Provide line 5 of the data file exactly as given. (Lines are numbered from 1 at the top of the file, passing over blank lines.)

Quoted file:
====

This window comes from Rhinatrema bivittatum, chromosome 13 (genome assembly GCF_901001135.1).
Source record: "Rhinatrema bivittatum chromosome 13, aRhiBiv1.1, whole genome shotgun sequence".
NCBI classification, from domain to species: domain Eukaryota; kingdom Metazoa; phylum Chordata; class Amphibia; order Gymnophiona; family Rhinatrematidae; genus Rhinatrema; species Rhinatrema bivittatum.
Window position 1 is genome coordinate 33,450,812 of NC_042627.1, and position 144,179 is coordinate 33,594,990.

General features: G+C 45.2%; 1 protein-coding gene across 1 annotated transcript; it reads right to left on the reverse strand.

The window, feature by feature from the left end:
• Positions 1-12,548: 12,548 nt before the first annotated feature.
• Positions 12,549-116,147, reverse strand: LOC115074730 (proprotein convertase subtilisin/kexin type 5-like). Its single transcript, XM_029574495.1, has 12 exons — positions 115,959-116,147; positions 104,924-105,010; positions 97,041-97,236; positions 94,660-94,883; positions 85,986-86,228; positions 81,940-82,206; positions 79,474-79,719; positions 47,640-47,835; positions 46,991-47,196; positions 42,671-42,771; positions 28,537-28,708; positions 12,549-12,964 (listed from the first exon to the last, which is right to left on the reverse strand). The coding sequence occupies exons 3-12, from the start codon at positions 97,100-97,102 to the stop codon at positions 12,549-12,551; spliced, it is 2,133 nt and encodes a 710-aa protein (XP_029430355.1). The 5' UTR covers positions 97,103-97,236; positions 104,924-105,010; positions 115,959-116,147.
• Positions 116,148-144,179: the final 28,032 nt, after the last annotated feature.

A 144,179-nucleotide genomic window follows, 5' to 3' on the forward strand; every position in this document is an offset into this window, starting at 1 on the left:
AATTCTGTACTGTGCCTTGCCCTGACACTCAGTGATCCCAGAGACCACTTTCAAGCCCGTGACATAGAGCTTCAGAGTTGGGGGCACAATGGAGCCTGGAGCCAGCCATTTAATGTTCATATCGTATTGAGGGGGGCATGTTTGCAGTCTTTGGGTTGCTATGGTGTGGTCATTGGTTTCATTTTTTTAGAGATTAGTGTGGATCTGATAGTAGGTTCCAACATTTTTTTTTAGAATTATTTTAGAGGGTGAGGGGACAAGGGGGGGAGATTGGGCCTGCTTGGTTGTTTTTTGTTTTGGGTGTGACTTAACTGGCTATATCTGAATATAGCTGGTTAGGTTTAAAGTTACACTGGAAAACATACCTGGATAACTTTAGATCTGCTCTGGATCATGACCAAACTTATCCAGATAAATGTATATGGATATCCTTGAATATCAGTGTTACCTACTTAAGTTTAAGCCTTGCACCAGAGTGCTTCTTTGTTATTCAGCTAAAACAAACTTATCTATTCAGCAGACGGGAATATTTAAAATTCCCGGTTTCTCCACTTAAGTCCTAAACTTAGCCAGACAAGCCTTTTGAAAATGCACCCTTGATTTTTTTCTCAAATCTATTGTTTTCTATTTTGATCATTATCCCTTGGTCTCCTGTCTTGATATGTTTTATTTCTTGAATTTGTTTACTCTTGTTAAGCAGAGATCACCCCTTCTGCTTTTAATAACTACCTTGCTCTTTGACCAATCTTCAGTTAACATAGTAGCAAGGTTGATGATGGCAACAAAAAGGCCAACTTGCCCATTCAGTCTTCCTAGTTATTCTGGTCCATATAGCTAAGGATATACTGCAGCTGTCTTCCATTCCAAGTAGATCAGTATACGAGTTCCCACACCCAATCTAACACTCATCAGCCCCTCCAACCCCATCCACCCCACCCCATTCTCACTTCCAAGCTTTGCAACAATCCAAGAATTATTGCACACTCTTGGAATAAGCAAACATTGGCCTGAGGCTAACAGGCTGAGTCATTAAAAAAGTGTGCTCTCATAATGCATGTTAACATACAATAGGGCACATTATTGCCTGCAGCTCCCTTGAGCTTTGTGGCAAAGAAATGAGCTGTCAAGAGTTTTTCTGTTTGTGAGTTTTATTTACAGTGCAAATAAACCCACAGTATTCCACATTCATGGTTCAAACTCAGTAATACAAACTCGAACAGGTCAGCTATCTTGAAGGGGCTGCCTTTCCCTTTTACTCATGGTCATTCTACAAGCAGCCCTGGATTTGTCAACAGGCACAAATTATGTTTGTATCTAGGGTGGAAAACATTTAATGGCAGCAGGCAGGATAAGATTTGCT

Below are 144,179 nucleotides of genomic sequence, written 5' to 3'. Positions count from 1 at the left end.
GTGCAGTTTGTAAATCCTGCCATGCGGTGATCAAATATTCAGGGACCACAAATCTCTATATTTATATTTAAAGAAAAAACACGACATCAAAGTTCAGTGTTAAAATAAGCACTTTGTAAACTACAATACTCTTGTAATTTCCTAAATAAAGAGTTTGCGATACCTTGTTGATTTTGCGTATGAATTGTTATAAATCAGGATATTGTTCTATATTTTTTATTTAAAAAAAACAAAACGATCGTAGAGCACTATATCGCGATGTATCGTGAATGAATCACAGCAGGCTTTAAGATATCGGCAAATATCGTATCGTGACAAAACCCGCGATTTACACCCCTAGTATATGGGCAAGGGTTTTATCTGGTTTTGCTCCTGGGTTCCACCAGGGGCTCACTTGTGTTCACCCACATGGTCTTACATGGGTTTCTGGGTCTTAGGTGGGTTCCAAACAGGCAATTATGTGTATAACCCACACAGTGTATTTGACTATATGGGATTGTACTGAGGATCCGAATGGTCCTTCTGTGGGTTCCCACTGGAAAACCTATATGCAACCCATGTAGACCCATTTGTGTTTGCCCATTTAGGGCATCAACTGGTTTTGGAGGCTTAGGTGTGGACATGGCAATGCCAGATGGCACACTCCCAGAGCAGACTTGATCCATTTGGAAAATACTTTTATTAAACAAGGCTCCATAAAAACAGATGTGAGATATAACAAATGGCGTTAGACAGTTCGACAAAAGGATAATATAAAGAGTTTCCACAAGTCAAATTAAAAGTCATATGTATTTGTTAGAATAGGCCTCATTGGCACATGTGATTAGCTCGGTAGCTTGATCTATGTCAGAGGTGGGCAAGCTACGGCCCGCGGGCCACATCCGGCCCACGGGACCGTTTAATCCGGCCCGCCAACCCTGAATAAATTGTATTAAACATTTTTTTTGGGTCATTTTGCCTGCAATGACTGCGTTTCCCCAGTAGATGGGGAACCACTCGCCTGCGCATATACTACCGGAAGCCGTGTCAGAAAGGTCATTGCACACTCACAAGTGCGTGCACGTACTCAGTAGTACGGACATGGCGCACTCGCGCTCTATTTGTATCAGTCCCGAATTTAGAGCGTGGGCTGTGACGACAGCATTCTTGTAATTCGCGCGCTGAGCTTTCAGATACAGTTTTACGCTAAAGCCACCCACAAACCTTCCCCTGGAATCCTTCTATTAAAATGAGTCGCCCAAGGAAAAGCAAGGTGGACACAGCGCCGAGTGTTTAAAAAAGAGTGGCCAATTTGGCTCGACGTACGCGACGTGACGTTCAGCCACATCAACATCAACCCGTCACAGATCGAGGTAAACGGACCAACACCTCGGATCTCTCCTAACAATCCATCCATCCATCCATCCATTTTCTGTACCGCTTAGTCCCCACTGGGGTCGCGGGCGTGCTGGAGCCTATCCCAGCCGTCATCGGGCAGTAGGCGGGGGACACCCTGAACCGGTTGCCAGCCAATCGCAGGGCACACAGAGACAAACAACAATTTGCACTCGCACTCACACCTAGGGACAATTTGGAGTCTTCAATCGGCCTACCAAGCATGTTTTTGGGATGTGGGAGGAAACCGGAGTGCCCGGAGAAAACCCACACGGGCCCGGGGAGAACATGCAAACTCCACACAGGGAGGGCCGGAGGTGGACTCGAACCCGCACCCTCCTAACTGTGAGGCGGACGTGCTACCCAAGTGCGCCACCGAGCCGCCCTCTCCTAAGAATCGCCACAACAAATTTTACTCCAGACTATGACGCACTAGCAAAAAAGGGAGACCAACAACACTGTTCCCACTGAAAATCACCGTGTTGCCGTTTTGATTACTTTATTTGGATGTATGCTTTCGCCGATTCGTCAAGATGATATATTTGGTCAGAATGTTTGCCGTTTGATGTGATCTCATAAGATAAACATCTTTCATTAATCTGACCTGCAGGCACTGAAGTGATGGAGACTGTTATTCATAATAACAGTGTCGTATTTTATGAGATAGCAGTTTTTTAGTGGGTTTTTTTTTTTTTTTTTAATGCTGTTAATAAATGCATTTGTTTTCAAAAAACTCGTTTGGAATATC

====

General features: G+C 45.2%; 1 protein-coding gene across 1 annotated transcript; it reads right to left on the reverse strand.